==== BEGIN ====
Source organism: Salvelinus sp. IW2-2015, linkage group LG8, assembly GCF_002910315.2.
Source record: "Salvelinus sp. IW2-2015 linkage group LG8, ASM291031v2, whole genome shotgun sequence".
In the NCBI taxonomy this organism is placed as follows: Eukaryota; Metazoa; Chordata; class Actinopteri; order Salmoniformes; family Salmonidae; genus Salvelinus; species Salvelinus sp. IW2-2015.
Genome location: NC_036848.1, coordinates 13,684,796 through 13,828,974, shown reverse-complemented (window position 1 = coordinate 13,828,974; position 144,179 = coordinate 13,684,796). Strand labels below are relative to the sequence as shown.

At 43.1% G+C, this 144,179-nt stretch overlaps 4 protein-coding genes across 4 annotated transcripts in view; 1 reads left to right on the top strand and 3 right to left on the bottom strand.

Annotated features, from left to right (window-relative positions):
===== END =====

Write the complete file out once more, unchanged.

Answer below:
Source organism: Salvelinus sp. IW2-2015, linkage group LG8, assembly GCF_002910315.2.
Source record: "Salvelinus sp. IW2-2015 linkage group LG8, ASM291031v2, whole genome shotgun sequence".
In the NCBI taxonomy this organism is placed as follows: Eukaryota; Metazoa; Chordata; class Actinopteri; order Salmoniformes; family Salmonidae; genus Salvelinus; species Salvelinus sp. IW2-2015.
Genome location: NC_036848.1, coordinates 13,684,796 through 13,828,974, shown reverse-complemented (window position 1 = coordinate 13,828,974; position 144,179 = coordinate 13,684,796). Strand labels below are relative to the sequence as shown.

At 43.1% G+C, this 144,179-nt stretch overlaps 4 protein-coding genes across 4 annotated transcripts in view; 1 reads left to right on the top strand and 3 right to left on the bottom strand.

Annotated features, from left to right (window-relative positions):